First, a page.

One of the better essays on the work of Mahmoud Darwish in this country was recently published in The Quarterly Conversation on-line magazine. I am reproducing a section of the essay below; you can read the full essay here.
Tracing Mahmoud Darwish’s Map
Essay by George Fragopoulos — Published on December 7, 2009
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Books discussed in this essay:
• The Adam of Two EdensMahmoud Darwish. Syracuse University Press. 203 pp., $19.95.
• Almond Blossoms and BeyondMahmoud Darwish (trans. Mohammad Shaheen). Interlink Books. 96 pp., $25.00.
• Memory for Forgetfulness: August, Beirut, 1982Mahmoud Darwish (trans. Ibrahim Muhawi). University of California Press. 182 pp., $21.95.
• MuralMahmoud Darwish (trans. John Berger and Rema Hammami). Verso Books. 69 pp., $19.95.
• A River Dies of Thirst: journalsMahmoud Darwish (trans. Catherine Cobham). Archipelago Books. 160 pp., $16.00.
• Why Did You Leave the Horse Alone?Mahmoud Darwish (trans. Jeffrey Sacks). Archipelago Books. 230 pp., $18.00.
Reading Darwish’s work in translation and outside of its own context can be a discomfiting experience, if only for the simple reason that it makes one that much more aware of missing out on an wealth of meaning. Scholar Ibrahim Muhawi explained in a recent talk titled “Contexts of Language in Mahmoud Darwish” just how much is missing when Darwish is read in translation. Writing on the dialectical aspects of Darwish’s use of sounds and rhythms in Arabic, Muhawi states:
If you rub two dark flints against each other, you will get a spark. And if you rub two dark thoughts against each other, a new meaning will result. This is Darwish’s ironic way of proposing a new kind of dialectics in which an obscure thesis rubs against an obscure antithesis, resulting in a luminous synthesis.
There is in the poetry the use of language as “metaphorically . . . having materiality,” and this materiality brings with it a “musicality” that Darwish reveled in. The dialectic that Muhawi speaks of is something inherent in the language itself, and something impossible to bring into English. The poems, therefore, frequently present challenges that a reader of the translations must be willing to accept, keeping in mind that failure to grasp the complex picture will be the order of the day; and while I cannot vouch for the accuracy of the translations, all of the work under review here does read exceptionally well in English. (One major problem, however, with the Archipelago releases under review is that they lack any critical apparatus that would make approaching the poems easier. There are no endnotes, glossaries, introductions, or even footnotes, though credit should be given for the decision to present the Arabic originals side-by-side with the English translations in Why Did You Leave the Horse Alone? Such important critical work would have helped readers to resist the urge to universalize Darwish’s poetry, which poses a great threat to the historical specificity and urgency of the work at hand. Almond Blossoms and Beyond, fortunately, does have an excellent introduction and some notes. Mural—which contains the title poem and another long poem, “The Dice Player”—includes a couple of end notes, and a very personal and beautiful, if not overtly critical and far too brief, introduction by John Berger, along with beautiful drawings by Berger that were inspired by Darwish’s life and works.) Context is of exceptional importance in reading Darwish’s poetry. Poet, scholar, translator Ammiel Alcalay wrote in an essay titled “Who’s Afraid of Mahmoud Darwish?” “Darwish . . . comes from the tradition of political exile embodied by poets like Cesar Vallejo, Nazim Hikmet, or Yannis Ritsos” and that his work, therefore, “is truly an effort for those weaned on bourgeois Anglo-American and European literature. For such exiles, there is no such thing as a pure, objectified art; no ‘engaged or disengaged’ writing: their work is simply one part of the very condition of those who do not rest on some vague laurels or operate within the apparatus of assumptions that power, in the larger sense, can provide.”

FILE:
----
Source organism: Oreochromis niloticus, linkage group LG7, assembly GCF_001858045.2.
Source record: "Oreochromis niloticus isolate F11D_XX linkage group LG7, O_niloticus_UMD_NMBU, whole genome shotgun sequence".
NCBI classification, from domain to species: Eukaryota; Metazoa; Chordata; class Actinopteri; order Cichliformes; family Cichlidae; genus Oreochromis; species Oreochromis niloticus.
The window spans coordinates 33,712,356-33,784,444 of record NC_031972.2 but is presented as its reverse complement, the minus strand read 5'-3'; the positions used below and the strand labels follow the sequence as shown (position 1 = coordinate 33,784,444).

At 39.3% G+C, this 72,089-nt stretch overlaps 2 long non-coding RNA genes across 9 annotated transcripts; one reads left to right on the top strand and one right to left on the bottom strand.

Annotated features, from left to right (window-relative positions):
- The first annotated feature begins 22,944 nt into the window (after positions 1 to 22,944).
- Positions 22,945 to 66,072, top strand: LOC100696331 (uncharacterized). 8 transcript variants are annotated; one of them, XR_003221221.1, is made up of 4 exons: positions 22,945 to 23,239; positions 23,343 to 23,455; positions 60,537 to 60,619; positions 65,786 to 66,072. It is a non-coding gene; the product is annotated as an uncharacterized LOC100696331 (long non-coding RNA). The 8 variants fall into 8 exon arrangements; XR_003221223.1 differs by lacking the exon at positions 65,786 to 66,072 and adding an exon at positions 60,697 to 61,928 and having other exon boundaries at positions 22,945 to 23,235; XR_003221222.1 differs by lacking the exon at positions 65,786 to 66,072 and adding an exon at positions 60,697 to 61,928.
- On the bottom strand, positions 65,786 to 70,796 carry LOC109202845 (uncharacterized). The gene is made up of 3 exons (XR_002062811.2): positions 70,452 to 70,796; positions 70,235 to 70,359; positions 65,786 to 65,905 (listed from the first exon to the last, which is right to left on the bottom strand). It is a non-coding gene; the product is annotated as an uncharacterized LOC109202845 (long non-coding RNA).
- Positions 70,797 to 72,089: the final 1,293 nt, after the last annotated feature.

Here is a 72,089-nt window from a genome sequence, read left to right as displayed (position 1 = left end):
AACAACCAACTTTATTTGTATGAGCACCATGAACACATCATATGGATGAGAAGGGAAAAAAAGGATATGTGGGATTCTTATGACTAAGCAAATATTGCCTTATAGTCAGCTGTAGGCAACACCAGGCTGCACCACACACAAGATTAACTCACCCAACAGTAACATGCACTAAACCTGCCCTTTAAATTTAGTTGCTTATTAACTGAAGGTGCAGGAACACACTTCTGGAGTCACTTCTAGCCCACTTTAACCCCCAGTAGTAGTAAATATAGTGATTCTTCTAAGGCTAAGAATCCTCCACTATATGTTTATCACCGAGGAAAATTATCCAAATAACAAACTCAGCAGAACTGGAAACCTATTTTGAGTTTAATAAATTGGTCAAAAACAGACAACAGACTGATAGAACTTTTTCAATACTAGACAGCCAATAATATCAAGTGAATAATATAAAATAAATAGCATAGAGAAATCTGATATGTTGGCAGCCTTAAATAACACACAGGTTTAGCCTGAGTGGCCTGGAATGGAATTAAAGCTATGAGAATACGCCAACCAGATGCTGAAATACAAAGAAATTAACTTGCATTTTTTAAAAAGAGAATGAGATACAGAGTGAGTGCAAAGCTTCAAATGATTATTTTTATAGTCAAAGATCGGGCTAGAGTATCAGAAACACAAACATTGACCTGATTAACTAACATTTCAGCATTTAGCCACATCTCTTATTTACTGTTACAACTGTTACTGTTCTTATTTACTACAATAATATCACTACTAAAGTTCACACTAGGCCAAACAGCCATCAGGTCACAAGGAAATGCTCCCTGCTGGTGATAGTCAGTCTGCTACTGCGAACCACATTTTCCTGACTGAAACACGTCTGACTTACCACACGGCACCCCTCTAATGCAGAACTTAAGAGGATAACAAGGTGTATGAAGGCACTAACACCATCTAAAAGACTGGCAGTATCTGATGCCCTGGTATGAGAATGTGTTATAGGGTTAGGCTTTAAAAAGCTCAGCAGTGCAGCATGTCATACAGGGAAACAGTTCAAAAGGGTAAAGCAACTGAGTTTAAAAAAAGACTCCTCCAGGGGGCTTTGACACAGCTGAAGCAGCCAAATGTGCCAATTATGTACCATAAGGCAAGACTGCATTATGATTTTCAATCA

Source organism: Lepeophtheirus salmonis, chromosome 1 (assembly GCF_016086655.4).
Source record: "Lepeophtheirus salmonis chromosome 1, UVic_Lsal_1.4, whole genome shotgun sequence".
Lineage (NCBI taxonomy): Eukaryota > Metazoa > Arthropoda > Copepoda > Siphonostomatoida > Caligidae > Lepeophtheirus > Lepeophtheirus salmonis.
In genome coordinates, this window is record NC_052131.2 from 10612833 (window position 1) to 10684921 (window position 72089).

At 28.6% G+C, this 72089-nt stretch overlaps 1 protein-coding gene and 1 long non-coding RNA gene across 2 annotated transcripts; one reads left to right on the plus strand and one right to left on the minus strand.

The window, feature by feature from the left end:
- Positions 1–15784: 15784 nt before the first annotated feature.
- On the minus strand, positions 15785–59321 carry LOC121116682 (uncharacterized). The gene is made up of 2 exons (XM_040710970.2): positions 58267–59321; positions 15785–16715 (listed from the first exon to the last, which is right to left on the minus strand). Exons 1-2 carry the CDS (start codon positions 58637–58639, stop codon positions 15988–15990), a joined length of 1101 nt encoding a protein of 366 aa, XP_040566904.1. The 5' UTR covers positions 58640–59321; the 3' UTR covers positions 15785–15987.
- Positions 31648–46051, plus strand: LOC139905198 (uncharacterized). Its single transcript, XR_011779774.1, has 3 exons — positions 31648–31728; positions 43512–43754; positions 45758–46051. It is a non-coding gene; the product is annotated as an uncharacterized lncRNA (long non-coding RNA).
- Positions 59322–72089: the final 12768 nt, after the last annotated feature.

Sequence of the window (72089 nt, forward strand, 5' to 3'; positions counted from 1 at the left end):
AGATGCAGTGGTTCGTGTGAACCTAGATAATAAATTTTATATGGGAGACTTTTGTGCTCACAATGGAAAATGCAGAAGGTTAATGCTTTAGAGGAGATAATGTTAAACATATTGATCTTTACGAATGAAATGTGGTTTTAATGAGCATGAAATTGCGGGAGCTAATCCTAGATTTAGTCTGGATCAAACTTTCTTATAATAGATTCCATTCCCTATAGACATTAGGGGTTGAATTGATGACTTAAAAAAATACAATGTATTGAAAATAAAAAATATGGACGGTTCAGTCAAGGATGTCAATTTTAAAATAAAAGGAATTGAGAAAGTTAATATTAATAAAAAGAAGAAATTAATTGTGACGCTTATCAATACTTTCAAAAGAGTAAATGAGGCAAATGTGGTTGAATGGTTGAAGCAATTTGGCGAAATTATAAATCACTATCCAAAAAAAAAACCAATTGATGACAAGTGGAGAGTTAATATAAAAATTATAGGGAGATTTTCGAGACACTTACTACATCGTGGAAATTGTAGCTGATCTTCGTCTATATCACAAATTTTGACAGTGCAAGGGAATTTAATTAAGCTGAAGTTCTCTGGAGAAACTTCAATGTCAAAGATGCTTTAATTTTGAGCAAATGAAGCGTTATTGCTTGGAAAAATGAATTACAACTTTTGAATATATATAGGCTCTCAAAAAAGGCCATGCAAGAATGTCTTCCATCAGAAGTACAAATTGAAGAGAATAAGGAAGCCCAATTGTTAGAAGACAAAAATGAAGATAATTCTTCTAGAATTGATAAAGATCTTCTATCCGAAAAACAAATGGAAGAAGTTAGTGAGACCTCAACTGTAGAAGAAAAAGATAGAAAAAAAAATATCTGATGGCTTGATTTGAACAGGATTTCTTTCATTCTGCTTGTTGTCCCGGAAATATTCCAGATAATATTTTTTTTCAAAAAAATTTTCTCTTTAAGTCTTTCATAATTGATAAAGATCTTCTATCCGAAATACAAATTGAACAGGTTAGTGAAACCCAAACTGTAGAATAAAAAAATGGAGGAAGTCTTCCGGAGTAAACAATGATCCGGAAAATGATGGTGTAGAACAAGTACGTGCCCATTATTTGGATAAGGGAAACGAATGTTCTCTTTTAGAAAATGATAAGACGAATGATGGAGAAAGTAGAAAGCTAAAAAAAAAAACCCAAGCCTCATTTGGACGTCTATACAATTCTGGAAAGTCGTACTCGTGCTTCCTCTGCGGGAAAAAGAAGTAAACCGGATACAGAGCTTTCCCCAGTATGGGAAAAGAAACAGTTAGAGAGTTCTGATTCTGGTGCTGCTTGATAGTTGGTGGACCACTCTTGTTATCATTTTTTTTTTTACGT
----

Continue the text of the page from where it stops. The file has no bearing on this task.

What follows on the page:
The goal of Darwish’s work has been to express in a language beyond language the suffering, loss, and plight of the Palestinian people. Darwish was uneasy about the title “resistance poet,” but did not shy away from being described as the national poet of his people. Echoing the thoughts of Anton Shammas, Darwish’s poems seek to reclaim a map in language that has been lost in reality—echoes, again, of the connection between the material and language. Akash states, that Darwish, like Paul Celan, asks the question of how one can “write or think about a disaster that defies speech and compels silence, burns books, and shatters meaning?” In Darwish’s work the questioning of language as language is a constant theme, part of the exploration of what poetry can possibly say in an age as barbaric as ours.